Why Rural Matters
I fully understand that the title of this article is not popular in today’s church planting world. We’ve gone all-in on cities, and large cities at that. We talk a lot about NYC, Chicago, San Francisco, LA, Houston, and more. I’m 100% on board with that emphasis and in full support. So why write about rural?
It would be easy to be dismissive of rural America from the vantage point where I write from … both literally and figuratively. Sitting next to the window in a 4-story mixed use building above a busy intersection I have a bird’s eye view of the pulse and life of a city (albeit in Portland). I watch pedestrians walk across the street to stop in for coffee at the cafe below us. I watch people on bikes make their way into the downtown for work. Then there’s the constant movement of car traffic. I live in the city and I love the city. No conspiracy theories here. I even teach on cities in the classroom on a couple of university campuses every day.
With that said, I’m also mindful of the plight of rural communities. And even when I write “rural” I know there’s an enormous discrepancy between what you think of rural versus what I think of rural. My vantage point is out West. Like a branch from an apple tree that has been severed … while the apples don’t die immediately they soon begin showing signs of loss of nutrients. The same with these rural communities that I see dotted throughout the West. Most often the best talent leaves for the city. Historic industries close their doors and things continue to spiral downward.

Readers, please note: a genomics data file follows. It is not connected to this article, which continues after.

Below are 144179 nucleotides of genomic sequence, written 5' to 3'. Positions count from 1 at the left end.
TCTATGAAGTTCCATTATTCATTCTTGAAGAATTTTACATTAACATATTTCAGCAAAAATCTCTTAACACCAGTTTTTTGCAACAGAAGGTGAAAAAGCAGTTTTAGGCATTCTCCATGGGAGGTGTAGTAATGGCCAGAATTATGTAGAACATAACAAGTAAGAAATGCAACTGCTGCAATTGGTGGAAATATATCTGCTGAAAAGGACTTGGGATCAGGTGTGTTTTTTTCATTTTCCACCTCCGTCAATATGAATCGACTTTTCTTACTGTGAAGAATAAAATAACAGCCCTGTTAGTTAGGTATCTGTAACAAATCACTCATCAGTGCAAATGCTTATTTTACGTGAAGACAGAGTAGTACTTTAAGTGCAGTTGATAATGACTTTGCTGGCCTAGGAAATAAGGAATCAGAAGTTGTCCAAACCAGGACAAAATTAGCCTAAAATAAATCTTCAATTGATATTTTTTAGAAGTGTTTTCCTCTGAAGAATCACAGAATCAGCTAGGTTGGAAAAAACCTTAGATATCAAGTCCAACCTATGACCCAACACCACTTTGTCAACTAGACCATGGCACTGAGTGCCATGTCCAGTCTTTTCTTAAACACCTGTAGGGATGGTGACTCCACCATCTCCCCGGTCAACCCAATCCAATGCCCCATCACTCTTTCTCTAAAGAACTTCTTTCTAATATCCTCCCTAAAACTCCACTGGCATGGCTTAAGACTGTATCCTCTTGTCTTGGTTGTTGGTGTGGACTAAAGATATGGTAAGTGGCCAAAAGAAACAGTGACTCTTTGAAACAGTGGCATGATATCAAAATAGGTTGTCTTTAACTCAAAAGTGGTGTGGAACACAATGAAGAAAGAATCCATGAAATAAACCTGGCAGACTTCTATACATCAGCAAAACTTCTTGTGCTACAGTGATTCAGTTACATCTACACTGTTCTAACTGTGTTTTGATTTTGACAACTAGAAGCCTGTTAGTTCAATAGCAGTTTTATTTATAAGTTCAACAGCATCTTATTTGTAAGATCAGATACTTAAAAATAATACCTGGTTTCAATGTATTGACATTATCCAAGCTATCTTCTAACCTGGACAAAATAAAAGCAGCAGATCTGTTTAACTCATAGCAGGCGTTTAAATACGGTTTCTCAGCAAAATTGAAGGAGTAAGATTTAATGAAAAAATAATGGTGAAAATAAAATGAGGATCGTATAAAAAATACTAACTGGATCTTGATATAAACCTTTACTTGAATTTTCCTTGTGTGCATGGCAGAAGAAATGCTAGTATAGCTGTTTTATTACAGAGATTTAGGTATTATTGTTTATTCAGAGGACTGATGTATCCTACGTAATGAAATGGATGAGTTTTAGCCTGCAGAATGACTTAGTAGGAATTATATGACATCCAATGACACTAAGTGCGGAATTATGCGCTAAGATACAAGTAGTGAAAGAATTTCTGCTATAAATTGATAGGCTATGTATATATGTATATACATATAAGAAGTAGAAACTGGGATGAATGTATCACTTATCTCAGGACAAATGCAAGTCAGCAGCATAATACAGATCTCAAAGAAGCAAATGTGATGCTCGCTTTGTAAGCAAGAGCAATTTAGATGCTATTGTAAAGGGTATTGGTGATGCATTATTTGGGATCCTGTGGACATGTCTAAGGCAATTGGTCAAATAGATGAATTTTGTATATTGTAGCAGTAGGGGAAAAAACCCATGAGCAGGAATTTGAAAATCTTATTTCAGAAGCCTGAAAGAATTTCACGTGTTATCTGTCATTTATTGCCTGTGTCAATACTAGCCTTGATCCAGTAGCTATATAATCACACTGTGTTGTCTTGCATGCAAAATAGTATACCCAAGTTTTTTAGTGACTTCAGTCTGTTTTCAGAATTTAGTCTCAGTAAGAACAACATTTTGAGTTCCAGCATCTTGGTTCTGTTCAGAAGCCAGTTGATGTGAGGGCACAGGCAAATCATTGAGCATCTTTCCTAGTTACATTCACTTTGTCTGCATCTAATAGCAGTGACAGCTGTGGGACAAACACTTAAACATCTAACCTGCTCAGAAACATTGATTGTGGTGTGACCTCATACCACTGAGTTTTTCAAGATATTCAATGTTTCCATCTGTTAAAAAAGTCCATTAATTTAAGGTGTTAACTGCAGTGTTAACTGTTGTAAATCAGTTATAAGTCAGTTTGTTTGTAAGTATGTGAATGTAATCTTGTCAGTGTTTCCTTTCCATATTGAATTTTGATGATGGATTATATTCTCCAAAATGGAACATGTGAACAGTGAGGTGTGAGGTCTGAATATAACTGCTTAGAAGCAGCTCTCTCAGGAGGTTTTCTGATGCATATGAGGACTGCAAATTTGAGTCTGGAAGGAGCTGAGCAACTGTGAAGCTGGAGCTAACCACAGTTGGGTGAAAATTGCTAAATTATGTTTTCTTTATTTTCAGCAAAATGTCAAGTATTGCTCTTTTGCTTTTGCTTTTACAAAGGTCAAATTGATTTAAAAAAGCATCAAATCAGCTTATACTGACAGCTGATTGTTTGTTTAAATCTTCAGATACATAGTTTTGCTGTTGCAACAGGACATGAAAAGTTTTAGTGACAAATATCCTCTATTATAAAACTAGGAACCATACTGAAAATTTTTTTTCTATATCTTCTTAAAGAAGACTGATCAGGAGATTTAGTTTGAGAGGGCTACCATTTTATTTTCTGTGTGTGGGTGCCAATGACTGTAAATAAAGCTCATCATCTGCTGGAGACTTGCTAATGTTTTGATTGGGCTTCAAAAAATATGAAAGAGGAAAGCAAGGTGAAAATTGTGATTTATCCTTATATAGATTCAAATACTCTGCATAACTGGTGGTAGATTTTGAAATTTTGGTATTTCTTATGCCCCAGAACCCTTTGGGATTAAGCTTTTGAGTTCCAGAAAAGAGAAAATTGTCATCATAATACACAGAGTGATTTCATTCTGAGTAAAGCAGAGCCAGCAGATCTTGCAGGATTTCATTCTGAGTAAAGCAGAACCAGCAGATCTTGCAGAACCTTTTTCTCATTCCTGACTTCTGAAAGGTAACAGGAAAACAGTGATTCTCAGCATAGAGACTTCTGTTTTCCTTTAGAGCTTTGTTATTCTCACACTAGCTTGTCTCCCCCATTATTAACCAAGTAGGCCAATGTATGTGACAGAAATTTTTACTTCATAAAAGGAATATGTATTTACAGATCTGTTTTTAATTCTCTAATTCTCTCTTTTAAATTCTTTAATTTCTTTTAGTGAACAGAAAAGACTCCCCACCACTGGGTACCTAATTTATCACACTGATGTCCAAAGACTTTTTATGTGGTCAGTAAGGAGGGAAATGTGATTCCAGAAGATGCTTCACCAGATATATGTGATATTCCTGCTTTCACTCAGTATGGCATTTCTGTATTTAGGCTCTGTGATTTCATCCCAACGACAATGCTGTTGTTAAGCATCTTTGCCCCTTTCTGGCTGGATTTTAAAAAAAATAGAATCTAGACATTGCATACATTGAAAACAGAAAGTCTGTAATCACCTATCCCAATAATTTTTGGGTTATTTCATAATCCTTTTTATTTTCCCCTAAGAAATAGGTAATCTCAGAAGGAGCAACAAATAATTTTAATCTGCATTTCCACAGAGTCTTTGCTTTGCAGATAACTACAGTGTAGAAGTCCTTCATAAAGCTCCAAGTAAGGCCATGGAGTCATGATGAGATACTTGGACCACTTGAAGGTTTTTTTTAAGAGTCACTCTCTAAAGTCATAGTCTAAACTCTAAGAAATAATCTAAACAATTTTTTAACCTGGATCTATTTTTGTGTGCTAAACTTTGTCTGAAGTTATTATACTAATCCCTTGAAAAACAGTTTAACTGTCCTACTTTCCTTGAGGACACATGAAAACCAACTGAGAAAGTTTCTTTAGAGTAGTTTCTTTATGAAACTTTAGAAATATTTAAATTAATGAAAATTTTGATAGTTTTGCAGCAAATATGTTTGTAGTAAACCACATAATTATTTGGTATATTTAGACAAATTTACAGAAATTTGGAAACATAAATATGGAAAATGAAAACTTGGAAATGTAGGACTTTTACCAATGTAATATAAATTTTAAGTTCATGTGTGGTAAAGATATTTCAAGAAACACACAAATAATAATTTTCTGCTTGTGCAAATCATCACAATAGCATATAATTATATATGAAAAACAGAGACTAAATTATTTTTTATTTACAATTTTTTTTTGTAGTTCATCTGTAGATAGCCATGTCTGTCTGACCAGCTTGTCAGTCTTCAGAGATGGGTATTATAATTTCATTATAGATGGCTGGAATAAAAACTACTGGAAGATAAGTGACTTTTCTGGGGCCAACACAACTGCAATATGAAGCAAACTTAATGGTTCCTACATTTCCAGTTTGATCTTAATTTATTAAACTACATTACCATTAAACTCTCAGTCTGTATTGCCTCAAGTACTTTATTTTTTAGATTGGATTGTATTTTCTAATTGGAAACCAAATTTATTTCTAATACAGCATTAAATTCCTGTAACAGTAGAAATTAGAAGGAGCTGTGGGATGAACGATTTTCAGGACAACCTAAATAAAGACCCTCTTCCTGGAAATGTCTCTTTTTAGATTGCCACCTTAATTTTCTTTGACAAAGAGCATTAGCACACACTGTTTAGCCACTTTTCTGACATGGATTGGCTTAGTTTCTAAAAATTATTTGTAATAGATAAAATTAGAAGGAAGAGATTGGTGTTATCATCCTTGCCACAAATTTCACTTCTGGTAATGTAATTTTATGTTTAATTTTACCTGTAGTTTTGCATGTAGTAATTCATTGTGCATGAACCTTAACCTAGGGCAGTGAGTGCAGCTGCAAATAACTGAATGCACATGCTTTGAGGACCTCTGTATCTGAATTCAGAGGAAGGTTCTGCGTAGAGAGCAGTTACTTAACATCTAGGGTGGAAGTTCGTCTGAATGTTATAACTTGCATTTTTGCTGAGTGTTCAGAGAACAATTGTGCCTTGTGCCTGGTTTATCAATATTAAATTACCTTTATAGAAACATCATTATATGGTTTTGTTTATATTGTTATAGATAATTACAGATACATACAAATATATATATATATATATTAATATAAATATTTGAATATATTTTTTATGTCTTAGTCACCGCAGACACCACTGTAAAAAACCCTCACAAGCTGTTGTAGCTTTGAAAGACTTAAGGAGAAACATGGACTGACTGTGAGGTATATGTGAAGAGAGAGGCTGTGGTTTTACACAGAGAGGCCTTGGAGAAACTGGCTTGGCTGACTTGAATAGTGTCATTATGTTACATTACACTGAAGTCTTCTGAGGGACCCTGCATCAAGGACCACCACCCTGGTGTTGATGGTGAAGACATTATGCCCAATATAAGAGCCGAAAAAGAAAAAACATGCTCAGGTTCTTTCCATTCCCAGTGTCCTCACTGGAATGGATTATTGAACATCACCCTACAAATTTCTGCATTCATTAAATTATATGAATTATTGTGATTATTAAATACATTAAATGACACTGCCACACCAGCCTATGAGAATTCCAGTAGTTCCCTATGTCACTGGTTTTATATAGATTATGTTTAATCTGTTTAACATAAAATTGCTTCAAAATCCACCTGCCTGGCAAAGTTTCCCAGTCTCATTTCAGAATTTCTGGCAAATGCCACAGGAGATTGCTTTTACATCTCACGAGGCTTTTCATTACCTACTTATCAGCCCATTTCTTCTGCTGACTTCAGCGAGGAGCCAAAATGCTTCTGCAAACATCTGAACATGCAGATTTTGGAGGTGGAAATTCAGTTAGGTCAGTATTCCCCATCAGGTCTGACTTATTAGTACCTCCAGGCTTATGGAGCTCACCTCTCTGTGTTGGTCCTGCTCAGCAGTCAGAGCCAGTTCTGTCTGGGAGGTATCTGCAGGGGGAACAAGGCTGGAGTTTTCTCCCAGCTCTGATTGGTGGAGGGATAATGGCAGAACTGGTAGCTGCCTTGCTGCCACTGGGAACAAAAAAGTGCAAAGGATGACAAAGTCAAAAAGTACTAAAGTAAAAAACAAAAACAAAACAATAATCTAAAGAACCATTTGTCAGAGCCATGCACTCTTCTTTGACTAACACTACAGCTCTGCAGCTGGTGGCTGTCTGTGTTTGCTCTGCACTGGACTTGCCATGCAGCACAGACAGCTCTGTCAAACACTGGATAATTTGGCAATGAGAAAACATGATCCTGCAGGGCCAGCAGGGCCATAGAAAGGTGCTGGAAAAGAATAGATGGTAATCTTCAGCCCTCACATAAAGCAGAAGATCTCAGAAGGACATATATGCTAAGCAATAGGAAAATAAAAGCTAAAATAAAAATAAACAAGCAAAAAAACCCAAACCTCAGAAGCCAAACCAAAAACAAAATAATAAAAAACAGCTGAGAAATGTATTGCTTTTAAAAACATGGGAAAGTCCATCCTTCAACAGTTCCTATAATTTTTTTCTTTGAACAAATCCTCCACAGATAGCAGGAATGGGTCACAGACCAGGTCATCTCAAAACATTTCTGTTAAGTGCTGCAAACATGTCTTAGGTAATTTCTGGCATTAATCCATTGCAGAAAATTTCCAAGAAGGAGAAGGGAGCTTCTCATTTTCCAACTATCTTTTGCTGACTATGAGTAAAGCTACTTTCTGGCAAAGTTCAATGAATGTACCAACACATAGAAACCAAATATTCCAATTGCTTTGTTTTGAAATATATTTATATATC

So what happens when the church planting focus and even funding gets redirected towards cities? Like I said, I teach on cities on a daily basis so I’m aware of the trends of urban growth and urbanization. These urban vs. rural disparities will only get worse. But that is the point ….
Shouldn’t these places also be a focus of mission?
The challenge and problem though … they’re not cool nor alluring. They don’t look that hot on your Instagram feed. I’m sure most church planters look at these places as their graveyard or leftovers. I get that, but at least we need to address the obvious and acknowledge the tension.
This is not a call to abandon our work in cities. Instead, it’s an attempt to elevate the forgotten and places off the map. Conversely, it’ll take a completely different strategy to ensure a long term presence in these communities. It’s probably more akin to what we read and saw in urban ministry 30-40 years ago. The only difference is now we’re talking rural.
So what does this mean for me? For you? Yes, while cities do matter rural matters as well.